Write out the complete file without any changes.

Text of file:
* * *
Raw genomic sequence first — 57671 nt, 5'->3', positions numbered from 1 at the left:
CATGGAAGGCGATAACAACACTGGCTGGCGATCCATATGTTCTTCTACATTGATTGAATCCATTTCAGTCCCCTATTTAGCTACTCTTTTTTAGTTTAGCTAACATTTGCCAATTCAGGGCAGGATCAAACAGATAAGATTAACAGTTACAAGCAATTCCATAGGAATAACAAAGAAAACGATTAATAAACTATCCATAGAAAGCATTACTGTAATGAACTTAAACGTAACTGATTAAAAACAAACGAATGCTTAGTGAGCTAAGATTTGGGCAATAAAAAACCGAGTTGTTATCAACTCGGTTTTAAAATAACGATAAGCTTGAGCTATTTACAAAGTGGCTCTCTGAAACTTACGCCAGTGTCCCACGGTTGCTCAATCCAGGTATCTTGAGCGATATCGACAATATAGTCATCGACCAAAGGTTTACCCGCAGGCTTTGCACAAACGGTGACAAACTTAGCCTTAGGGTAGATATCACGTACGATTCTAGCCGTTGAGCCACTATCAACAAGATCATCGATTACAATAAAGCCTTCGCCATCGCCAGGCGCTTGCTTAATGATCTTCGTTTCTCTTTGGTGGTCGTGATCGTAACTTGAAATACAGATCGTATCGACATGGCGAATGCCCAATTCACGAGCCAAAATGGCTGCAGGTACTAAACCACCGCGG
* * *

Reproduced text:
Raw genomic sequence first — 57671 nt, 5'->3', positions numbered from 1 at the left:
CATGGAAGGCGATAACAACACTGGCTGGCGATCCATATGTTCTTCTACATTGATTGAATCCATTTCAGTCCCCTATTTAGCTACTCTTTTTTAGTTTAGCTAACATTTGCCAATTCAGGGCAGGATCAAACAGATAAGATTAACAGTTACAAGCAATTCCATAGGAATAACAAAGAAAACGATTAATAAACTATCCATAGAAAGCATTACTGTAATGAACTTAAACGTAACTGATTAAAAACAAACGAATGCTTAGTGAGCTAAGATTTGGGCAATAAAAAACCGAGTTGTTATCAACTCGGTTTTAAAATAACGATAAGCTTGAGCTATTTACAAAGTGGCTCTCTGAAACTTACGCCAGTGTCCCACGGTTGCTCAATCCAGGTATCTTGAGCGATATCGACAATATAGTCATCGACCAAAGGTTTACCCGCAGGCTTTGCACAAACGGTGACAAACTTAGCCTTAGGGTAGATATCACGTACGATTCTAGCCGTTGAGCCACTATCAACAAGATCATCGATTACAATAAAGCCTTCGCCATCGCCAGGCGCTTGCTTAATGATCTTCGTTTCTCTTTGGTGGTCGTGATCGTAACTTGAAATACAGATCGTATCGACATGGCGAATGCCCAATTCACGAGCCAAAATGGCTGCAGGTACTAAACCACCGCGG